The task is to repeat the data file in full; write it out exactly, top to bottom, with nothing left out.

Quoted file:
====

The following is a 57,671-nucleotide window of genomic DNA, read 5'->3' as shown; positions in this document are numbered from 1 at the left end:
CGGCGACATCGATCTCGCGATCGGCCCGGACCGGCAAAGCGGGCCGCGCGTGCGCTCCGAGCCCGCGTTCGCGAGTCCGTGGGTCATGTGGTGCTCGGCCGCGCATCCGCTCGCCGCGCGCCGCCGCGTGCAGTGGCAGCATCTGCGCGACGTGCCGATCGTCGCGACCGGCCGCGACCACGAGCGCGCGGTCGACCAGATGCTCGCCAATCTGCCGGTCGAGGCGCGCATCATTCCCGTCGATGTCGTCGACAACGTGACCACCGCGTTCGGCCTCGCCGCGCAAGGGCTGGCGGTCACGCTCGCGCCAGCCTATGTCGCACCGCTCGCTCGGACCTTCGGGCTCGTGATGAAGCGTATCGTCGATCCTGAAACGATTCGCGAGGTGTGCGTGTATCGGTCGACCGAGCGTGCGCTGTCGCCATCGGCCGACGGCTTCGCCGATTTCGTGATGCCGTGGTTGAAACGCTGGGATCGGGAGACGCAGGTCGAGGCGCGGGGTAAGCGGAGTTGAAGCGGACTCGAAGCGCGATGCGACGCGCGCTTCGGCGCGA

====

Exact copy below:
The following is a 57,671-nucleotide window of genomic DNA, read 5'->3' as shown; positions in this document are numbered from 1 at the left end:
CGGCGACATCGATCTCGCGATCGGCCCGGACCGGCAAAGCGGGCCGCGCGTGCGCTCCGAGCCCGCGTTCGCGAGTCCGTGGGTCATGTGGTGCTCGGCCGCGCATCCGCTCGCCGCGCGCCGCCGCGTGCAGTGGCAGCATCTGCGCGACGTGCCGATCGTCGCGACCGGCCGCGACCACGAGCGCGCGGTCGACCAGATGCTCGCCAATCTGCCGGTCGAGGCGCGCATCATTCCCGTCGATGTCGTCGACAACGTGACCACCGCGTTCGGCCTCGCCGCGCAAGGGCTGGCGGTCACGCTCGCGCCAGCCTATGTCGCACCGCTCGCTCGGACCTTCGGGCTCGTGATGAAGCGTATCGTCGATCCTGAAACGATTCGCGAGGTGTGCGTGTATCGGTCGACCGAGCGTGCGCTGTCGCCATCGGCCGACGGCTTCGCCGATTTCGTGATGCCGTGGTTGAAACGCTGGGATCGGGAGACGCAGGTCGAGGCGCGGGGTAAGCGGAGTTGAAGCGGACTCGAAGCGCGATGCGACGCGCGCTTCGGCGCGA